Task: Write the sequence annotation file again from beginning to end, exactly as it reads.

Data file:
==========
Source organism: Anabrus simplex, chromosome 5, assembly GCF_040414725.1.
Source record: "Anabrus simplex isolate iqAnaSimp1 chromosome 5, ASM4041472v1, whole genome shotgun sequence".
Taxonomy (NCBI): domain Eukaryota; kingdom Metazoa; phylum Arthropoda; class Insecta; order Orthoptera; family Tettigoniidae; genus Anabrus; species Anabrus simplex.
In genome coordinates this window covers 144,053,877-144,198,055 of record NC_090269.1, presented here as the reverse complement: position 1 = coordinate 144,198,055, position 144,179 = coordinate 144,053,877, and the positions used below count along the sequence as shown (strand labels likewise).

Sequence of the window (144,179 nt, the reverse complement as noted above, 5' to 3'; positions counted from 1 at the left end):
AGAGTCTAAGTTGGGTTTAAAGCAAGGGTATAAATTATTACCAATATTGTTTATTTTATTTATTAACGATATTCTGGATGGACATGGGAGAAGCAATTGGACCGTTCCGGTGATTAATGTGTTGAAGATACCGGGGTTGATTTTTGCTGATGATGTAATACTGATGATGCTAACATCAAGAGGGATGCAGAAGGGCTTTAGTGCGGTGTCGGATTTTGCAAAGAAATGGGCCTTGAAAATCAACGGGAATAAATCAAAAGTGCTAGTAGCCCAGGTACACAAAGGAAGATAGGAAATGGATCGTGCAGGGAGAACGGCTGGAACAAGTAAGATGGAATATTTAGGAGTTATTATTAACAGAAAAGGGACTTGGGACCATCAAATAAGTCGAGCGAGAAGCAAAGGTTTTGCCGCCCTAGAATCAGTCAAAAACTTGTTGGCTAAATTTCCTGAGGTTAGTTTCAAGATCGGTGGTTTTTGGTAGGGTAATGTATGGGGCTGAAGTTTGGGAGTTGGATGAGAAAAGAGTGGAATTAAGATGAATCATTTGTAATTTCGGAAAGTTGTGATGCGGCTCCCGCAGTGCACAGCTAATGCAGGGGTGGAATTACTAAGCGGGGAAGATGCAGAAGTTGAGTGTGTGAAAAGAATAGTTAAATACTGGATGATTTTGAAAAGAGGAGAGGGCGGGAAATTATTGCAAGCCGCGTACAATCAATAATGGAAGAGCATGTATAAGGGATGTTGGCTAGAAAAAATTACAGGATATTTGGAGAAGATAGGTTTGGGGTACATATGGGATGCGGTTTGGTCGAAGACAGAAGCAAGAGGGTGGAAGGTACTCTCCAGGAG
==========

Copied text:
Source organism: Anabrus simplex, chromosome 5, assembly GCF_040414725.1.
Source record: "Anabrus simplex isolate iqAnaSimp1 chromosome 5, ASM4041472v1, whole genome shotgun sequence".
Taxonomy (NCBI): domain Eukaryota; kingdom Metazoa; phylum Arthropoda; class Insecta; order Orthoptera; family Tettigoniidae; genus Anabrus; species Anabrus simplex.
In genome coordinates this window covers 144,053,877-144,198,055 of record NC_090269.1, presented here as the reverse complement: position 1 = coordinate 144,198,055, position 144,179 = coordinate 144,053,877, and the positions used below count along the sequence as shown (strand labels likewise).

Sequence of the window (144,179 nt, the reverse complement as noted above, 5' to 3'; positions counted from 1 at the left end):
AGAGTCTAAGTTGGGTTTAAAGCAAGGGTATAAATTATTACCAATATTGTTTATTTTATTTATTAACGATATTCTGGATGGACATGGGAGAAGCAATTGGACCGTTCCGGTGATTAATGTGTTGAAGATACCGGGGTTGATTTTTGCTGATGATGTAATACTGATGATGCTAACATCAAGAGGGATGCAGAAGGGCTTTAGTGCGGTGTCGGATTTTGCAAAGAAATGGGCCTTGAAAATCAACGGGAATAAATCAAAAGTGCTAGTAGCCCAGGTACACAAAGGAAGATAGGAAATGGATCGTGCAGGGAGAACGGCTGGAACAAGTAAGATGGAATATTTAGGAGTTATTATTAACAGAAAAGGGACTTGGGACCATCAAATAAGTCGAGCGAGAAGCAAAGGTTTTGCCGCCCTAGAATCAGTCAAAAACTTGTTGGCTAAATTTCCTGAGGTTAGTTTCAAGATCGGTGGTTTTTGGTAGGGTAATGTATGGGGCTGAAGTTTGGGAGTTGGATGAGAAAAGAGTGGAATTAAGATGAATCATTTGTAATTTCGGAAAGTTGTGATGCGGCTCCCGCAGTGCACAGCTAATGCAGGGGTGGAATTACTAAGCGGGGAAGATGCAGAAGTTGAGTGTGTGAAAAGAATAGTTAAATACTGGATGATTTTGAAAAGAGGAGAGGGCGGGAAATTATTGCAAGCCGCGTACAATCAATAATGGAAGAGCATGTATAAGGGATGTTGGCTAGAAAAAATTACAGGATATTTGGAGAAGATAGGTTTGGGGTACATATGGGATGCGGTTTGGTCGAAGACAGAAGCAAGAGGGTGGAAGGTACTCTCCAGGAG